Bruce Nauman (b. 1941–) is an American sculptor, photographer and performance artist working with video. He is one of most important and influential figures in contemporary art. His seminal films and videotapes from the 1960s and '70s are among the most innovative contributions to media art. His is an art of exploration: he uses himself, his person and his witty brand of inquiry to examine the parameters of art and the role of the artist. Exploiting the phenomenology of the medium, including its immediacy, space, and intimacy, his real-time gestures investigate the very process of making art. This questioning elicits strong emotional, physical and intellectual responses, and it often results in objects of formal beauty.
This exhibition brings together two distinct but related bodies of video work by Bruce Nauman that investigate the role of the artist and the possibilities of artistic creation within the confines of the studio environment.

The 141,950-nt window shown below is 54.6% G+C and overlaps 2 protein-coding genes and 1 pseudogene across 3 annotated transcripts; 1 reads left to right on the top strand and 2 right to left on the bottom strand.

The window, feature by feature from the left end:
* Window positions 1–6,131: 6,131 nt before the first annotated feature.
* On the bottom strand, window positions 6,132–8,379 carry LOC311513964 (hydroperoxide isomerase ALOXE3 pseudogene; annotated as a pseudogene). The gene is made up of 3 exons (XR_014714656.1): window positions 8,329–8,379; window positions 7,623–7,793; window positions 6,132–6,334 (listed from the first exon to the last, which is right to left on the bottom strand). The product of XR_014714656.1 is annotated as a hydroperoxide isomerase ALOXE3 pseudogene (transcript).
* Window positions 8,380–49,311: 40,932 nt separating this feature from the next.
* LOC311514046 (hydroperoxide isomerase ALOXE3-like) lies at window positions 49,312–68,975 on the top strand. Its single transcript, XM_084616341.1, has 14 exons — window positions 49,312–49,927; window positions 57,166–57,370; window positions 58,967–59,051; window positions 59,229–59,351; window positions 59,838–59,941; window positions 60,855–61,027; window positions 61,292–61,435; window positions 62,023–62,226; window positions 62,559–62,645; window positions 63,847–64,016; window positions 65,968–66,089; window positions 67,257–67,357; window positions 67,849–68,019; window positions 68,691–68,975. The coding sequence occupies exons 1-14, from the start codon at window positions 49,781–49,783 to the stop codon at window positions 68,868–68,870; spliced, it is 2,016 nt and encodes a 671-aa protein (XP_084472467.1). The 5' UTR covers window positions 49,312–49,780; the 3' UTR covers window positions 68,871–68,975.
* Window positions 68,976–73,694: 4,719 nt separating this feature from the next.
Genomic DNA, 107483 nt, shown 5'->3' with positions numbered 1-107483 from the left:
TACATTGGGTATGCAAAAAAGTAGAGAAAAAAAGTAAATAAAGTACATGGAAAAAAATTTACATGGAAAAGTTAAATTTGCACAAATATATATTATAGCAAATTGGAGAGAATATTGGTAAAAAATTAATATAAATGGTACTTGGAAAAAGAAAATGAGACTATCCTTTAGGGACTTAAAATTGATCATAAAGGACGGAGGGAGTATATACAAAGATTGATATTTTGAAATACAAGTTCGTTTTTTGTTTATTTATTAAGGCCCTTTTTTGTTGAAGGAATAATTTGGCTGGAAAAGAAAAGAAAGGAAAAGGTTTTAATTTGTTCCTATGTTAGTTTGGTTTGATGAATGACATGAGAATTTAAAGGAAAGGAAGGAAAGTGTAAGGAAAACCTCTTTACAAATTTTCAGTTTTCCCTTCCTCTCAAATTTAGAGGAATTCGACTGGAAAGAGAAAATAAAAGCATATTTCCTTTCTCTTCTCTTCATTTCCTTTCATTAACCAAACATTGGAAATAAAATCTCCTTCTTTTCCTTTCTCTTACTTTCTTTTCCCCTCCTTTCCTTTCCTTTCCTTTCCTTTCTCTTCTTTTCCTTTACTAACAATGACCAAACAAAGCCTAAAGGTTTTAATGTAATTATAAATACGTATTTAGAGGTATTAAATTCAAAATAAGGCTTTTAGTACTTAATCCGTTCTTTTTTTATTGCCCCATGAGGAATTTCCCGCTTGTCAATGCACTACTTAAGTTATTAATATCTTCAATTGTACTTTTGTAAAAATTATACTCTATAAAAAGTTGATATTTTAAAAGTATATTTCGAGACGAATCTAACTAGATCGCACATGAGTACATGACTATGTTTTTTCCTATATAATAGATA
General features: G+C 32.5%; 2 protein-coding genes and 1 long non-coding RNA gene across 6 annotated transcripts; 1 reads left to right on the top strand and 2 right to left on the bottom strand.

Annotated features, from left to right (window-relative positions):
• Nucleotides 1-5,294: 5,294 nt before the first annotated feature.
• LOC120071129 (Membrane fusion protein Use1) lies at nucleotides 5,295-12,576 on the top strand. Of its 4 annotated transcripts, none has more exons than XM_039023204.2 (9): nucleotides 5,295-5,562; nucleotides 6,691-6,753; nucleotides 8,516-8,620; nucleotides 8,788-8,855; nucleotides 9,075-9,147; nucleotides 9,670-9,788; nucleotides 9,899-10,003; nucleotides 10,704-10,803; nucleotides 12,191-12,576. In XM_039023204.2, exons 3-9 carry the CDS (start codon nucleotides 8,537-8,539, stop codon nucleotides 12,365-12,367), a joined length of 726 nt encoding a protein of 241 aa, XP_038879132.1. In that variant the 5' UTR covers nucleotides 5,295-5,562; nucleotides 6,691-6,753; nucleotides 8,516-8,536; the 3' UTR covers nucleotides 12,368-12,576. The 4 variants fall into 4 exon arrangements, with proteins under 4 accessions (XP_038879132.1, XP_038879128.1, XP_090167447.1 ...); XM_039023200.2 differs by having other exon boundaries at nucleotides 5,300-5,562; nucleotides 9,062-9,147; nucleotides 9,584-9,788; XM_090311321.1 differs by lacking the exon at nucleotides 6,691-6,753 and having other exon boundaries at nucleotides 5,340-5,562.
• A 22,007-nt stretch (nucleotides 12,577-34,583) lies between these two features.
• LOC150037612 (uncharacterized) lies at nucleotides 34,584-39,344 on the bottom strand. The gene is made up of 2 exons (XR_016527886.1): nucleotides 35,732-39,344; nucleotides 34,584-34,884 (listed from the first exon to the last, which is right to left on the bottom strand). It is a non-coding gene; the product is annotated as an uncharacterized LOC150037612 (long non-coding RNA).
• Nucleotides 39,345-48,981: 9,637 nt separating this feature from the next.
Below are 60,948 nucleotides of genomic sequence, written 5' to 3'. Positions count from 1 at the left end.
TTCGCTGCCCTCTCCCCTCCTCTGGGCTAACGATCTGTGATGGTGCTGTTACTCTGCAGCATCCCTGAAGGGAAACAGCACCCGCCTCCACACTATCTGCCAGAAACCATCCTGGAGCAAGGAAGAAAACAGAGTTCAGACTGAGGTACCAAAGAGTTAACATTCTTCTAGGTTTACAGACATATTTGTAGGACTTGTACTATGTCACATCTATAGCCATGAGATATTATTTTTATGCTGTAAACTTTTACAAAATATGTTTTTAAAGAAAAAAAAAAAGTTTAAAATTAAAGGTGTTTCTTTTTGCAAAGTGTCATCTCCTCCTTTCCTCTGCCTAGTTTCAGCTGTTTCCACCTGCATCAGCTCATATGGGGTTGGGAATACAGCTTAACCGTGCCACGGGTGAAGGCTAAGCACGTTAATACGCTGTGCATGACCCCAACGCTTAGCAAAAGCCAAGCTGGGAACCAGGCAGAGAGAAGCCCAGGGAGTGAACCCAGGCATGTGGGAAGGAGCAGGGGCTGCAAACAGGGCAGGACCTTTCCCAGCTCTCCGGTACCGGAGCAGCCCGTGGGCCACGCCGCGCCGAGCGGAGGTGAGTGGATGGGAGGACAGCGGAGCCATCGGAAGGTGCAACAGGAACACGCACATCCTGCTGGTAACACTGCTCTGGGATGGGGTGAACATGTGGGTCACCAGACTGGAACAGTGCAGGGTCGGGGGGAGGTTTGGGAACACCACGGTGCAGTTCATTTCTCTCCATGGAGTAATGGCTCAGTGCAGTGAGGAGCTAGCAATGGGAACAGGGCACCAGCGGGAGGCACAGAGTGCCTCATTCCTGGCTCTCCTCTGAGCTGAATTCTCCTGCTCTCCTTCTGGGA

In the first group of seven works, created between 1968 and 1973, the figure of Nauman is central, and the artist's body becomes the primary tool, manipulated as if it is a sculptural material. Tension, boredom and importantly, repetition, are played out in these works, which are particularly influenced by the artist's interest in experimental dance, reading of gestalt psychology, the philosophy of Ludwig Wittgenstein, and above all the strange and seemingly pointless activities of the characters of playwright Samuel Beckett.
The second, singular film, Office edit II with color shift, flip, flop & flip/flop (Fat chance John Cage), Mapping the studio 2001 returns the artist to his preoccupation with the studio as a subject for art. This work, filmed in Nauman's studio in Galisteo, New Mexico, registers the downtime of the creative process – the times in which the muse refuses to appear, and in which very little happens. Watching Office edit, while witnessing an edited version of a past, is also to experience the "activities" of the studio as if in real-time.
Bruce Nauman: Mapping the Studio is a series of screenings from the National Gallery of Australia, Canberra